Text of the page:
The PIC anticipates that the resources of the Personal Injuries Assessment Board (PIAB) will also be available to the judiciary in drawing up the guidelines.
Inconsistency in awards
The commission also conducted a detailed examination of inconsistency in awards for comparable injuries in Ireland.
"We are not saying the level of awards in the UK is necessarily the correct one," Mr Justice Kearns conceded at the launch.
He described how, when he started practising in personal injury work as a barrister in 1968, he was "shocked" at how mean the awards were in the UK.
The loss of an eye was valued at around £5,000 in Britain as opposed to £25,000 in Ireland, at the time. "I didn't think there was anything wrong with [the latter award]," said Mr Justice Kearns.
On the issue of fraudulent or exaggerated claims, Mr Justice Kearns said that "solicitors, prior to commencing legal proceedings on behalf of a client, will know that the client has to swear an affidavit verifying the facts deposed to in the proceedings".
Solicitors are also aware of the penalties for issuing a false statement, which is a criminal offence, Mr Justice Kearns said.
"The overwhelming majority of solicitors are very careful to seek re-assurance as best they can, but they can be lied to as well, by unscrupulous claimants.
"Often a solicitor is mortified in court when some facts come out, or CCTV material is shown in court.
"From any discussions I've had with the Law Society, they attach a very high premium to the honesty of their members. They react very firmly in any situation where impropriety is brought to light.
"And, of course, a solicitor runs the risk of being struck off by the President of the High Court if facts are established which suggest fraud or dishonest dealing," Mr Justice Kearns pointed out.
He said that PIAB levels of recommended compensation track the averages of court awards, so the system is "self-perpetuating".
The insurance industry has pledged that consistency in damages awarded will lead to a reduction in the level of premiums.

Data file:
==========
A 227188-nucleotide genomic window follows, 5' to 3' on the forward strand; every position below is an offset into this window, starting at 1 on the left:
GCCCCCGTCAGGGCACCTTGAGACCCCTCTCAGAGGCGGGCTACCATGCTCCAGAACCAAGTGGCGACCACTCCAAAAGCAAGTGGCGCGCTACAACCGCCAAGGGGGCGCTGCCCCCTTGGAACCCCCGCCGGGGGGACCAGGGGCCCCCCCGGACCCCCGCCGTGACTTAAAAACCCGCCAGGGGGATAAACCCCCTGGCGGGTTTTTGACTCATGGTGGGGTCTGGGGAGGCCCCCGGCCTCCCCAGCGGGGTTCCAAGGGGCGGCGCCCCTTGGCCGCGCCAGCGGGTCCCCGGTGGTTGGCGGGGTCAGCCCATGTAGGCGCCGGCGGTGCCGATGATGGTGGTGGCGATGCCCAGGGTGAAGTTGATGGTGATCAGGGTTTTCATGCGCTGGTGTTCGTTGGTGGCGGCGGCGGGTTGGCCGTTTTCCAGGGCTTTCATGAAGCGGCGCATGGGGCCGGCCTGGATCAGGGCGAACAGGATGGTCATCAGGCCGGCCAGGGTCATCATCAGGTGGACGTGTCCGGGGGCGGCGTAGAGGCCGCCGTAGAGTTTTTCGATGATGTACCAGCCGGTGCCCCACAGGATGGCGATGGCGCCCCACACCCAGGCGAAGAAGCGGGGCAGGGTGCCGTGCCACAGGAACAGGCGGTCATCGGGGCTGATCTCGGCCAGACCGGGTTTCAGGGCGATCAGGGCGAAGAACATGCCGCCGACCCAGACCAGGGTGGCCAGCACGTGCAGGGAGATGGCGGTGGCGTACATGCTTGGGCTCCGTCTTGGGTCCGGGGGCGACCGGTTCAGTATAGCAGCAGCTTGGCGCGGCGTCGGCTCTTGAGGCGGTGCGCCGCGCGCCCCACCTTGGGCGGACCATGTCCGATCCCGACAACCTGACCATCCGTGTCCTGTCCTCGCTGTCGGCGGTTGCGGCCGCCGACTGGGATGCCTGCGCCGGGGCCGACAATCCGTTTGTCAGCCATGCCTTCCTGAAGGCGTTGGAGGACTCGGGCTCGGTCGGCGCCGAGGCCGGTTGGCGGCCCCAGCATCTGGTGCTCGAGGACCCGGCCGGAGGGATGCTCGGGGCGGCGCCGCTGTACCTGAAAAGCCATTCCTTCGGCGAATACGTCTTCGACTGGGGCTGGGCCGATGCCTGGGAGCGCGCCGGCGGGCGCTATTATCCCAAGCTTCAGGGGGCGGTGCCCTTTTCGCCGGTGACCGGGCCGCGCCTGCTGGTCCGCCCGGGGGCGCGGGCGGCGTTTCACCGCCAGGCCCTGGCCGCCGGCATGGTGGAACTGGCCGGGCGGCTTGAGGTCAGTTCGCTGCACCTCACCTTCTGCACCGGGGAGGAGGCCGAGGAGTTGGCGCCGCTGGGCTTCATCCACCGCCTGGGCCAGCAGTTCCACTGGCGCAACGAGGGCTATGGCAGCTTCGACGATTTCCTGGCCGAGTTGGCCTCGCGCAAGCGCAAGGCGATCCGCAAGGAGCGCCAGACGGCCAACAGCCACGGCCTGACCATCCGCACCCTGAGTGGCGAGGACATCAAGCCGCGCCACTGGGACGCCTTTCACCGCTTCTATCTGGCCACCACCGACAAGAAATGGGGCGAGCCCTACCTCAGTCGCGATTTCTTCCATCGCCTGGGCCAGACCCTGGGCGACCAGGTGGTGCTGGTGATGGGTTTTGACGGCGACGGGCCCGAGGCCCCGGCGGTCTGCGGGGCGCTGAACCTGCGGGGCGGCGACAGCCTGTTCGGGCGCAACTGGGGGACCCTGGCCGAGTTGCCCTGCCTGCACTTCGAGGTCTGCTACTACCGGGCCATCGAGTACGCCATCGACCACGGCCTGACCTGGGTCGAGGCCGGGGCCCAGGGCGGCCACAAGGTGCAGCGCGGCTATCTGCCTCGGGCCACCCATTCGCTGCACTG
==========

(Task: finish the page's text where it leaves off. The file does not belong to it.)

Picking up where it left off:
In response, the Law Society has said that it welcomes any measures which improve consistency in personal injury awards but stresses the need to preserve appropriate compensation for accident victims.
“Improved clarity and consistency in personal injury damages is a positive prospect, and the Society agrees that judges are uniquely placed to develop strong guidelines for accident awards,” said Law Society Director General Ken Murphy.
However, the Law Society expressed concern that reducing damages may solely benefit the insurance industry and could do harm to those who have suffered injury.
Director General Ken Murphy explained that there is no evidence that reducing the level of compensation awarded to personal injury victims will result in premiums going down.
“We must avoid a situation where injury victims end up in a poorer position while insurance companies keep getting richer," he pointed out.
“Simply reducing damages takes money away from those who suffer injuries through no fault of their own and puts it in the pockets of the already very profitable insurance companies. It is critical that the judiciary maintains a balance between the rights of injury victims and appropriate compensation levels," he said.
Even in relation to claims costs, which comprise the various expenses associated with the processing and handling of insurance claims and of which legal fees are just one element, Mr Murphy highlighted a common fallacy.
"Reducing claims costs does not lead to a reduction in premiums. The cost of making a claim rose by around 2.7% per year between 2011 and 2016.
"The reality is that premiums are calculated based on several different factors, and claims costs are just one of those factors.
"Bad underwriting, under-reserving, a volatile stock market and new capital requirements under the EU Solvency II Directive were far more influential on the massive premium increases than claims costs could possibly have been," he said.
“Now that most of those factors have been removed or improved upon, insurance companies seem to be doing very well and posting strong profits,” Ken Murphy added.
The Law Society also cautioned against placing too much emphasis on comparisons between the UK and Ireland in personal injury cases.
“The PIC’s benchmarking exercise against the UK highlights that Irish personal injury awards are a multiple of those in the UK.
"However, is there actually any good reason to align our personal injuries awards system with the UK?” Ken Murphy asked, echoing Mr Justice Kearns' remarks at the report launch.
Health and wellbeing
“If anything, the higher level of awards in Ireland may, in fact, serve as an indication that Irish society places a higher monetary value on the health and wellbeing of its citizens,” he said.
Mr Murphy also points out that “Recent decisions from the Court of Appeal show that judges are not afraid to reduce awards they consider to be too high, particularly in cases involving soft-tissue ‘whiplash’ injuries. This has already led to downward pressure on damages and settlements across the board.”
The PIC report points out that fraudulent or exaggerated claims have a low risk of detection, and an even lower risk of prosecution in this country.
Meanwhile, the Cost of Insurance Working Group, formed in July 2016, in its review of the level of damages in personal injury cases, has called on the Law Reform Commission (LRC) to undertake a detailed analysis of the matter.
The LRC has been asked to examine the possibility of developing constitutionally sound legislation to delimit or cap the amount of personal injury damages that a court may award.